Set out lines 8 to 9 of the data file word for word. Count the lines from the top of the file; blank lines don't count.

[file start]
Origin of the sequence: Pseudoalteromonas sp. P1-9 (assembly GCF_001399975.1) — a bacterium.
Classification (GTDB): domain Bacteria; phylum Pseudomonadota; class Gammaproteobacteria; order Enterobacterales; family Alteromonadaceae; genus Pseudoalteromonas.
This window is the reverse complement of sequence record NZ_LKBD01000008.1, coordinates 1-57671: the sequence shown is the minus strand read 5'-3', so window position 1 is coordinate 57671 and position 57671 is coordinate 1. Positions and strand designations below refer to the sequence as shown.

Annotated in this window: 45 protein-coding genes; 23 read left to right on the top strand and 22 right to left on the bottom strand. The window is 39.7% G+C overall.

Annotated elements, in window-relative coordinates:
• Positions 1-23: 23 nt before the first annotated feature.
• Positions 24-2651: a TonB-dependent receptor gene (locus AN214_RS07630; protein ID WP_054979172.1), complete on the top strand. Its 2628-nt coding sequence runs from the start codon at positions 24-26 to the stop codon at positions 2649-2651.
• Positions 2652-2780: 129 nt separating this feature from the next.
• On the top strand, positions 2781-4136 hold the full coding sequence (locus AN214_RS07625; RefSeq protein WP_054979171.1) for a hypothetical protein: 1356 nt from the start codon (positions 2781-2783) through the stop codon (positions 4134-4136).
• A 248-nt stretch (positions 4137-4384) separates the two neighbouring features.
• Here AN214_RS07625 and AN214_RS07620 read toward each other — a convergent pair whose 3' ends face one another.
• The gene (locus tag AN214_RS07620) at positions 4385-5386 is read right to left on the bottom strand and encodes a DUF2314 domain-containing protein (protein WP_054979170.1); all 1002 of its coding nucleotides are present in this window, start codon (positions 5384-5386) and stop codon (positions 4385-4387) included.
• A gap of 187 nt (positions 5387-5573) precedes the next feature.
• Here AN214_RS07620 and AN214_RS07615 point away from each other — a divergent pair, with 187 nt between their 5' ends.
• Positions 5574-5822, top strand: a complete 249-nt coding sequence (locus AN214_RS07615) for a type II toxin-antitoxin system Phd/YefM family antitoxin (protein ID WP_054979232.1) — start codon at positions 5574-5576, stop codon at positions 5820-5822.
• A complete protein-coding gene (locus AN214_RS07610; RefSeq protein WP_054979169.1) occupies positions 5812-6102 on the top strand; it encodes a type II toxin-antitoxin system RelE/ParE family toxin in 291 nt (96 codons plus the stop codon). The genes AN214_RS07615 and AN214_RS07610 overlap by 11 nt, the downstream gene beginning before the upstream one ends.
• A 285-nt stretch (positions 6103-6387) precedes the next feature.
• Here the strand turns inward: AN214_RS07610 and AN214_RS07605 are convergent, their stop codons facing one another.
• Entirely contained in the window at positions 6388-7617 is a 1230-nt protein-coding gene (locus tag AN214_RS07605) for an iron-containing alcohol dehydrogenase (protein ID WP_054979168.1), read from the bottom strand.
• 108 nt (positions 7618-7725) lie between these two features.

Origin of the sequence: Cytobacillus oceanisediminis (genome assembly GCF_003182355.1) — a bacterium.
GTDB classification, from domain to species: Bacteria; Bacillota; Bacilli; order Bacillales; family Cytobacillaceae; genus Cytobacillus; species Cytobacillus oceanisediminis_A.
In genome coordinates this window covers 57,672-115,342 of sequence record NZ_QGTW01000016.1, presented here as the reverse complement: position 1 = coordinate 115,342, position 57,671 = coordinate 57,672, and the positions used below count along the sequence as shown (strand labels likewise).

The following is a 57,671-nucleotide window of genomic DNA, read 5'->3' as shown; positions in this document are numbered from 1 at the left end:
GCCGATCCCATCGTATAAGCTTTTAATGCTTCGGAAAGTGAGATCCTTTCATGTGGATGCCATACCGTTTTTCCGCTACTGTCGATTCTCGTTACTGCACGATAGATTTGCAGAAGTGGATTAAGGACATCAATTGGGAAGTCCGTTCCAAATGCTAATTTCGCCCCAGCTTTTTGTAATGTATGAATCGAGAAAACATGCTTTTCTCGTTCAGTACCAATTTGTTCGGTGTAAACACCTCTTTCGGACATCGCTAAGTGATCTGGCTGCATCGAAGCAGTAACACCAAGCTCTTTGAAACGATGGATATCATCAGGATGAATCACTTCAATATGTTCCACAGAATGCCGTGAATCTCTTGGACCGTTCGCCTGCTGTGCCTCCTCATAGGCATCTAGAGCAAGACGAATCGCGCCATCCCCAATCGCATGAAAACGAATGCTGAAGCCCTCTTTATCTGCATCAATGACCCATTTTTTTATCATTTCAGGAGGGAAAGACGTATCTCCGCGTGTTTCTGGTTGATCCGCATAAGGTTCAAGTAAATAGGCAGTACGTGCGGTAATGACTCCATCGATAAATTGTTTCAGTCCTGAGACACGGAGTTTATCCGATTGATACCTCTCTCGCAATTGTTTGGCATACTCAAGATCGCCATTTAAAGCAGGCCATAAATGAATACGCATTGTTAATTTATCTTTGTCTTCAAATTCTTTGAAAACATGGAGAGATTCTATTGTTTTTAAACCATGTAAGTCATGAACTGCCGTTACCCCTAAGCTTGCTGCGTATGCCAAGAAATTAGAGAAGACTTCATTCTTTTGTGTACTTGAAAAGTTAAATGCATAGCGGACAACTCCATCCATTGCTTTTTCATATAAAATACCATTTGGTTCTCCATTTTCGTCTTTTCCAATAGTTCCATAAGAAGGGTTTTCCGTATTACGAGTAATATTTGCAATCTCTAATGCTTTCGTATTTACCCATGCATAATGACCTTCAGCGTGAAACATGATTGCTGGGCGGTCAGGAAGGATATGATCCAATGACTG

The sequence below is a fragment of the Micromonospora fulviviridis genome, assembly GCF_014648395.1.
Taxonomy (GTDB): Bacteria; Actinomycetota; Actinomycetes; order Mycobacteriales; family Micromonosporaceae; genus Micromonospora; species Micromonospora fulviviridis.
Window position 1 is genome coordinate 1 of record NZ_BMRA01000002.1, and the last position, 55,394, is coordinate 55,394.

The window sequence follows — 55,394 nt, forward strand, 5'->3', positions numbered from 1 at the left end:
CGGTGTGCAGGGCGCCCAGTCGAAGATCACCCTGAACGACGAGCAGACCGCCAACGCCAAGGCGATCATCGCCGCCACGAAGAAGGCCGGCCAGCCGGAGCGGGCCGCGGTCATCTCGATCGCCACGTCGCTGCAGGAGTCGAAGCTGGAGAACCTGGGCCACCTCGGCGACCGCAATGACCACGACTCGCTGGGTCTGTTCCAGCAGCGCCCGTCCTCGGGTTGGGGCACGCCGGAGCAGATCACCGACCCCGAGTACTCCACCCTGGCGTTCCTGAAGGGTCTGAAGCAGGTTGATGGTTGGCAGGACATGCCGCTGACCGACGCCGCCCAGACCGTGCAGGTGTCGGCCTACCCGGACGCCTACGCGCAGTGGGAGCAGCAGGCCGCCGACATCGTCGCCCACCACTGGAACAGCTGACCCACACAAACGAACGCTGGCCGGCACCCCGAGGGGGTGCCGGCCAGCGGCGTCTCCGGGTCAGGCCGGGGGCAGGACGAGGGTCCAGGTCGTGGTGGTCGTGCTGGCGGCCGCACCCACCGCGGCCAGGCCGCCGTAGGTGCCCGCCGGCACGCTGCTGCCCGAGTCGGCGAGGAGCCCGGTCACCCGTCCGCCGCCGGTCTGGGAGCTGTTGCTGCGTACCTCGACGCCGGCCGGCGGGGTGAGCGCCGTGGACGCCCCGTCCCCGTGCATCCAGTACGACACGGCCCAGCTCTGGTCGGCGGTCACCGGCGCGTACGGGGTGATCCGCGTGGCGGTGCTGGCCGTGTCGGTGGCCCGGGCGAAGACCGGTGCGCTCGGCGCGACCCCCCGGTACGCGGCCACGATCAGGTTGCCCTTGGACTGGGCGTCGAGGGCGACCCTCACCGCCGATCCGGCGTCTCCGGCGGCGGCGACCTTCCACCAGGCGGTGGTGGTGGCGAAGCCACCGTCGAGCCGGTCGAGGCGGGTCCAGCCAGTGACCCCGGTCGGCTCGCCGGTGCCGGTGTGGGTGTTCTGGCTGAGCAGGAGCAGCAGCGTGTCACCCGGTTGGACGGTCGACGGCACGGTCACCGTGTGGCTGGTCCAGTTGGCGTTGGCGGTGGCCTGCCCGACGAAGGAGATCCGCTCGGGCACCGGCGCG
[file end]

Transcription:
• Positions 2652-2780: 129 nt separating this feature from the next.
• On the top strand, positions 2781-4136 hold the full coding sequence (locus AN214_RS07625; RefSeq protein WP_054979171.1) for a hypothetical protein: 1356 nt from the start codon (positions 2781-2783) through the stop codon (positions 4134-4136).